Waiting For You

Waiting For You☂ [PDF / Epub] ☁ Waiting For You By Susane Colasanti ✐ – Heartforum.co.uk At the beginning of her sophomore year, Marisa is ready for a fresh start and, more importantly, a boyfriend So when the handsome and popular Derek asks her out, Marisa thinks her long wait for happin At the beginning of her sopho year, Marisa is ready for a fresh start and, importantly, a boyfriend So when the handsome and popular Derek asks her out, Marisa thinks her long wait for happiness is over But several bumps in the road—including her parents’ Waiting For Epub / unexpected separation, a fight with her best friend, and a shocking disappointment in her relationship with Derek—test Marisa’s ability to maintain her new outlook Only the anonymous DJ, whose underground podcasts have the school’s ear, seems to understand what Marisa is going through But she has no idea who he is—or does she?In Waiting For You, Marisa learns how to “be in the Now” and realises that the love she’s been waiting for has been right in front of her all along.

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Waiting For You ePUB â Waiting For  Epub /
    Import EPUB to the Program Import EPUB Marisa’s ability to maintain her new outlook Only the anonymous DJ, whose underground podcasts have the school’s ear, seems to understand what Marisa is going through But she has no idea who he is—or does she?In Waiting For You, Marisa learns how to “be in the Now” and realises that the love she’s been waiting for has been right in front of her all along."/>
  • Hardcover
  • 320 pages
  • Waiting For You
  • Susane Colasanti
  • English
  • 14 February 2019
  • 9780670011308

10 thoughts on “Waiting For You

  1. Yasmine says:

    What works:

    1) I liked the description of the main character as being not-too-skinny, not-too-fat, unable to fit into some jeans, etc. I liked that she seemed like a real girl, although her people say I'm pretty but I don't think so struck me as a little coy from a first-person narrator.

    2) The relationship with her best friend, Sterling, was well-developed and interesting. Sterling is somewhat ADD, obsessed with older boys, a fantastic chef, a little demanding, but loyal as hell. She was just the kind of best friend a high school girl would have -- weird, maddening, but there when you need her.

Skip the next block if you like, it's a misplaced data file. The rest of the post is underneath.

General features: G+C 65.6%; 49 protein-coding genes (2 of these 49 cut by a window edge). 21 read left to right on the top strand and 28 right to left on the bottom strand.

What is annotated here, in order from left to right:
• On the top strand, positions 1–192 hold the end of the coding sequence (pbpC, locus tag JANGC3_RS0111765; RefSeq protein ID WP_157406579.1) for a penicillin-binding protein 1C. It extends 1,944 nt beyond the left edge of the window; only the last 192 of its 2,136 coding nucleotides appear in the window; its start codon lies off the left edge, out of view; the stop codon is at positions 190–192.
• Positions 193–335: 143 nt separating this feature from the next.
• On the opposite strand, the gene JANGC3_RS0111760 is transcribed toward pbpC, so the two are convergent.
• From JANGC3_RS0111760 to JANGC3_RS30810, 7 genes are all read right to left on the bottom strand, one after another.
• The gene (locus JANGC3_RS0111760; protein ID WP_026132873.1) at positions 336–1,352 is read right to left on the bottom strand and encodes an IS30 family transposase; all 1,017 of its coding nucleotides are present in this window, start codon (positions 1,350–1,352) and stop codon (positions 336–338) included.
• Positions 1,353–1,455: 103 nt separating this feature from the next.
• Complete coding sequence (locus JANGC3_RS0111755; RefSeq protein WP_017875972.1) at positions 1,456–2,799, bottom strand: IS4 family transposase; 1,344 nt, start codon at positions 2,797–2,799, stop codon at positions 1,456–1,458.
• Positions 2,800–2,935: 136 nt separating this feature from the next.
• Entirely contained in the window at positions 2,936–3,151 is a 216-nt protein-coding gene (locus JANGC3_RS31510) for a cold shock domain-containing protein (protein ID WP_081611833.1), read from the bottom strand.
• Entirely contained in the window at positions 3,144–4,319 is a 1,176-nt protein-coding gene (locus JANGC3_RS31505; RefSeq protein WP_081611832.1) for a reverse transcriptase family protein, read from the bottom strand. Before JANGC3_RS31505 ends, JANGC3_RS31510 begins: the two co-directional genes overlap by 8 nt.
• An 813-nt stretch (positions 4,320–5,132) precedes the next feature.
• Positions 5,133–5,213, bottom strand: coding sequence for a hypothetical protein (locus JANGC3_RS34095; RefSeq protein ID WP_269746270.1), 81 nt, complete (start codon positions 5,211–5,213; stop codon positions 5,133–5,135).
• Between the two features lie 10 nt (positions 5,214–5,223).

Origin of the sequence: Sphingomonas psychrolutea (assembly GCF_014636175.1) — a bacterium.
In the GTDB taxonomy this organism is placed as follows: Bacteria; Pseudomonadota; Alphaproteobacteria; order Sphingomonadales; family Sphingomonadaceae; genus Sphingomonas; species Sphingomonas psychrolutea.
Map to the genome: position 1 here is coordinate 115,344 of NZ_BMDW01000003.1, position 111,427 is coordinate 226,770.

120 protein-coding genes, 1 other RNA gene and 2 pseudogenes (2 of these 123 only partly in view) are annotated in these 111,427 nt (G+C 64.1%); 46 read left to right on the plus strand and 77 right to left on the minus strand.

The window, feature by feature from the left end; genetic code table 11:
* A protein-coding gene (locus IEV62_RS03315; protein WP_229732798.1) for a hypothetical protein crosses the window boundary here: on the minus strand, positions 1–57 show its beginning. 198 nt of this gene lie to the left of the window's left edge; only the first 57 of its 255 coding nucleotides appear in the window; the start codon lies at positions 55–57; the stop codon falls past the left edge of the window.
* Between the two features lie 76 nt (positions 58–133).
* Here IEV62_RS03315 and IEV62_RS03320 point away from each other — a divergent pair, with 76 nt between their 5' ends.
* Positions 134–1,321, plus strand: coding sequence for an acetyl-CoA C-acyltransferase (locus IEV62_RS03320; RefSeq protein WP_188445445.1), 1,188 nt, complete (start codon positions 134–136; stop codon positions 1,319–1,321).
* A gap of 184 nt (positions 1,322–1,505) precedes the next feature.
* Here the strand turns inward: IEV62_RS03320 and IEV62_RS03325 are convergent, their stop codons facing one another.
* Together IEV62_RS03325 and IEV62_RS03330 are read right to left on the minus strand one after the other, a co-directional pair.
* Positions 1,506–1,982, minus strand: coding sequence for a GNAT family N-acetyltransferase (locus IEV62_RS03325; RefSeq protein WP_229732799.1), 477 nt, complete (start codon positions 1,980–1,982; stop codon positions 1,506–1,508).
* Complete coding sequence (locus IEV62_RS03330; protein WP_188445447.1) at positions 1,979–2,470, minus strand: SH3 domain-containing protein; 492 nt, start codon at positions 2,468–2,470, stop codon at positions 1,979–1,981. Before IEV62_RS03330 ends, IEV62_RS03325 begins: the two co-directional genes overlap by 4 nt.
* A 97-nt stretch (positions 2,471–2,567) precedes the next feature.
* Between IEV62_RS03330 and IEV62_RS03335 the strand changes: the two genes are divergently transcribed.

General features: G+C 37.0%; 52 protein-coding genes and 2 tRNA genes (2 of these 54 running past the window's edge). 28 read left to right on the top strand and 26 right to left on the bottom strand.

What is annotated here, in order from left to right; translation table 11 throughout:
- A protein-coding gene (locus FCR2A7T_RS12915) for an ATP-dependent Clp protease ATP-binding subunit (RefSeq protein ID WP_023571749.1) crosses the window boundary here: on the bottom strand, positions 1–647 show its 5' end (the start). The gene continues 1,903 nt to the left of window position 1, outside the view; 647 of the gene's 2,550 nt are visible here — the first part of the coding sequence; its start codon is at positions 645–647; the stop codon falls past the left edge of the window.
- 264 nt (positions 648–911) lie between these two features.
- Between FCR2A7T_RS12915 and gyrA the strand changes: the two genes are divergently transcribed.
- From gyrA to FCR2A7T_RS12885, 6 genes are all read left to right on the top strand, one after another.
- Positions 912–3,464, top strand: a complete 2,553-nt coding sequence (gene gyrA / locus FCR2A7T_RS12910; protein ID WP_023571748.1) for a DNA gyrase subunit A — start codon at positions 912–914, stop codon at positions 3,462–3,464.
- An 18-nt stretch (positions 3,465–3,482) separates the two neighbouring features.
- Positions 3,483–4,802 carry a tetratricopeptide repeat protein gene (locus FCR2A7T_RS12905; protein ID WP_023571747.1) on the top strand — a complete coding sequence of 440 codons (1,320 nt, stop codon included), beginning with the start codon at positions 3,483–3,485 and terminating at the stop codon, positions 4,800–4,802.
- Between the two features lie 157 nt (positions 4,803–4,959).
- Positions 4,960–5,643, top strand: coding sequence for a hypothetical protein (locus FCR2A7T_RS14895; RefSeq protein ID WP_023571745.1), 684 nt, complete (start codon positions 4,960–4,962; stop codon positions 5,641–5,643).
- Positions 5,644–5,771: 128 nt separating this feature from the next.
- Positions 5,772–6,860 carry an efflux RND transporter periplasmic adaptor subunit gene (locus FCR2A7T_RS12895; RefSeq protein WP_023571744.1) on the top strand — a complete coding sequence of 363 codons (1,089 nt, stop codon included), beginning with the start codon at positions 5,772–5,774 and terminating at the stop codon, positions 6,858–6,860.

3) Whenever Nash got all know-it-ally or obnoxious, I ate it up. Maybe because he reminded me of my little brother, in a way (who is 16 and is sweet and funny but definitely a know-it-all), but also because I really enjoyed that he was by no means perfect, but still ended up being perfect for Marisa.

    4) It was cool to see parents who had lives separate from their children and made mistakes but were still good parents. So often in YA novels the parents are completely absent.

    What doesn't:

    1) Her dialogue, with its tags of, Sterling was all, and then I was like. It's been commented on before here, but man, did it drive me crazy. The whatevs and parental units and all that was very distracting, as well.

    2) At one point, it said something about whale on a guitar. It's wail, right? I'm not mistaken on that? I just don't see how one could whale on a guitar, and I know it sounds petty, but come on now. This is a professional book that's gone through who knows how many revisions, and that one got by all those people?

    3) The blatant PUMP UP THE VOLUME rip off. This was my main problem with Colasanti's first book. It was so clearly inspired by SAY ANYTHING, and just because the main character references SAY ANYTHING while he holds the stereo up for his love interest doesn't make it okay to be so derivative. This one had Nash as Dirty Dirk (Christian Slater as Hard Harry, anyone?), which just seemed a completely unnecessary plot device. We already have the burgeoning friendship between her and Nash, and their past relationship when they were kids, and so to have him ALSO be this super-hip radio show host just seemed like too much. And it works in PUMP UP THE VOLUME because Christian Slater's character (Mark)is really quiet and keeps to himself, so his alter-ego doesn't conflict with his real personality, because his real personality is deliberately keeping a low profile. But in Nash's case, we see him ALL the time interacting with Marisa, and it just doesn't seem like Dirty Dirk fits his profile at all. Dirty Dirk spouts advice about how boys don't want to talk about relationships, and boys either like you or they don't, but Nash is way more complex than that, so it doesn't make any sense why he'd adopt that persona. At the end, Marisa kisses him and he claims it's his last show, but why did he start the show in the first place? It seems really out-of-character.